Data analysis

Statistical analysis was performed using SPSS 21.0 Software (SPSS Inc., Chicago, IL, USA). The quantitative data were expressed as the mean ± standard deviation when they were normally distributed or were expressed as median (inter-quartile range) when they were distributed in a skewed way. Fisher’s exact test was used to compare categorical variables. Pearson’s chi-square test was used for comparing detection rates. A P value< 0.05 was considered to be statistically significant.

Results

There were 166 consecutive cases in total. Among these cases, 32 patients who underwent transrectal biopsy of the prostate, three who had no mpMRI before biopsy, and five who had prior negative biopsy were excluded. Thus, 126 cases met the criteria and were enrolled. The number of patients who underwent systematic biopsy only (SB only cohort) and who underwent systematic plus targeted biopsy (combination cohort) were 47 and 79, respectively. Among them, 42 patients had a positive DRE. The patients’ demographics and summary of biopsy findings are shown in Table 1. The mean number of targeted biopsy cores per patient was 2.5 ± 0.7. The mean number of systematic biopsy cores per patient was 12.9 ± 1.7.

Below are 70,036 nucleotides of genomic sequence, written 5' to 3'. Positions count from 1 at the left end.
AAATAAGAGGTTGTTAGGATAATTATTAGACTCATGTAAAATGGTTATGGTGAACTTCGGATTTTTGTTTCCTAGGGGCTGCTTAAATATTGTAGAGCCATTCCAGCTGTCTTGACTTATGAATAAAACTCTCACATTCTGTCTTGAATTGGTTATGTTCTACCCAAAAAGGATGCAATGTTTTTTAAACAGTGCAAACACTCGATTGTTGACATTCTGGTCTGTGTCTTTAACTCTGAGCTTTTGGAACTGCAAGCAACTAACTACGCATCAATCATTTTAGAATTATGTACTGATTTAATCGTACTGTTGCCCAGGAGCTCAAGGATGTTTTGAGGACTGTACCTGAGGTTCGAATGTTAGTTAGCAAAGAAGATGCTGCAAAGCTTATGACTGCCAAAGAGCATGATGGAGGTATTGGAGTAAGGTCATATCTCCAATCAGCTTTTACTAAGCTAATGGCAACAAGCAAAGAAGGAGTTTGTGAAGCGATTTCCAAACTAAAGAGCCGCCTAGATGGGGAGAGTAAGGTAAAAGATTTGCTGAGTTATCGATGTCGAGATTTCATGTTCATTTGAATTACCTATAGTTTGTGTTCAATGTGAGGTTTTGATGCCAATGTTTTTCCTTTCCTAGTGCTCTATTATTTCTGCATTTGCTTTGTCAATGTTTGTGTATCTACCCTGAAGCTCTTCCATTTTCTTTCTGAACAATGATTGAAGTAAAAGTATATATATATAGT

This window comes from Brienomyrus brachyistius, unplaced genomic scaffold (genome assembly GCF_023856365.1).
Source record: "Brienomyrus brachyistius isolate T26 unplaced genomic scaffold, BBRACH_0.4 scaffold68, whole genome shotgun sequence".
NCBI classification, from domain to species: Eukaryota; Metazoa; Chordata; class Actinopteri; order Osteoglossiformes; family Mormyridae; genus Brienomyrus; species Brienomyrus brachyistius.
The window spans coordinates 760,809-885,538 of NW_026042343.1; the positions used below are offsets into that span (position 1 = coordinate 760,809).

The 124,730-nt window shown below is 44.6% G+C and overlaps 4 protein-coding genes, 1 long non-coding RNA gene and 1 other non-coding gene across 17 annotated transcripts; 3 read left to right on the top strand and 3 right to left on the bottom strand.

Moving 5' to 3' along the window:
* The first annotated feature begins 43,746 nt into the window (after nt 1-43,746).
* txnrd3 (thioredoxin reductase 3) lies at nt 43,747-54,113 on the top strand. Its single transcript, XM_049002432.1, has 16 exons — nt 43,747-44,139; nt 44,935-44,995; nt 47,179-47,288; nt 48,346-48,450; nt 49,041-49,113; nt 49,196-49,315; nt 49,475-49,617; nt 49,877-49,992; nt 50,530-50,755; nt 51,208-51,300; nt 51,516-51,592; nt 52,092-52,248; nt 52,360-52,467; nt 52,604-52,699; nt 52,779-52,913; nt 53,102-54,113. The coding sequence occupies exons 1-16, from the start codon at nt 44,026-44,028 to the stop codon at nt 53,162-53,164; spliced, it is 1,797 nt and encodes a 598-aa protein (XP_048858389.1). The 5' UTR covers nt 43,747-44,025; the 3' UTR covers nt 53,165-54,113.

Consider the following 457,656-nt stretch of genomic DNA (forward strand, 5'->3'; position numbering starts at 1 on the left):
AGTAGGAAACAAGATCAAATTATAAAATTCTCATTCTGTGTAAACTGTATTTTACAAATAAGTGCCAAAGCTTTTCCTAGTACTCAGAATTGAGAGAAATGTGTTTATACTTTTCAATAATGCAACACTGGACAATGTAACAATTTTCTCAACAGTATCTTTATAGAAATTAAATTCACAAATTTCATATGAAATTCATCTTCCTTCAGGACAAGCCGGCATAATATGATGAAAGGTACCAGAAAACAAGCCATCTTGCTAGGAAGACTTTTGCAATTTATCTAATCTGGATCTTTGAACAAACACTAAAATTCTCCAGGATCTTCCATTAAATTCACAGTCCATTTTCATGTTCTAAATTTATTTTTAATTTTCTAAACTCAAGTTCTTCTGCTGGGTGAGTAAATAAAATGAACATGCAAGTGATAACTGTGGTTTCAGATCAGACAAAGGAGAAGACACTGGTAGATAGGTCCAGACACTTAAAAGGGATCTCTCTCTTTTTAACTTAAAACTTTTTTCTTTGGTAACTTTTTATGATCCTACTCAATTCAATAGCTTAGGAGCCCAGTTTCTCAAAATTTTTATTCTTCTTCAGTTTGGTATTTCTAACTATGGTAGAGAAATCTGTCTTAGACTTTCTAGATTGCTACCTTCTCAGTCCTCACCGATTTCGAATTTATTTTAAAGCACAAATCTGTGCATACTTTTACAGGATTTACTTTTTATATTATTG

Table 1

Patient characteristic and positive biopsy rate by different biopsy approach and PSA level

 

SB only

SB + TB

p

All

N

47

79

 

126

Age

66.9 ± 8.7

69.7 ± 9.3

0.09

68.7 ± 9.2

PSA

11.5 (5.2–16.3)

13.0 (6.7–33.6)

0.07

11.8 (6.5–25.2)

Volume

72.1 ± 64.1

53.6 ± 38.2

0.045

60.5 ± 50.0

PCa

5 (10.6%)

56 (70.9%)

<0.001

61 (48.4%)

csPC

2 (4.3%)

52 (65.8%)

<0.001

54 (42.9%)

PSA (pos./tot)

 <10

2/21 (9.5%)

17/31 (54.8%)

0.001

19/52 (36.5%)

 10–20

3/17 (17.6%)

11/16 (68.8%)

0.005

14/33 (42.4%)

 20–50

0/8 (0%)

12/16 (75.0%)

<0.001

12/24 (50.0%)

 >50

0/1 (0%)

16/16 (100%)

0.006

16/17 (94.1%)

Bone meta

1/5 (20%)

19/56 (33.9%)

0.51

20/61 (32.8%)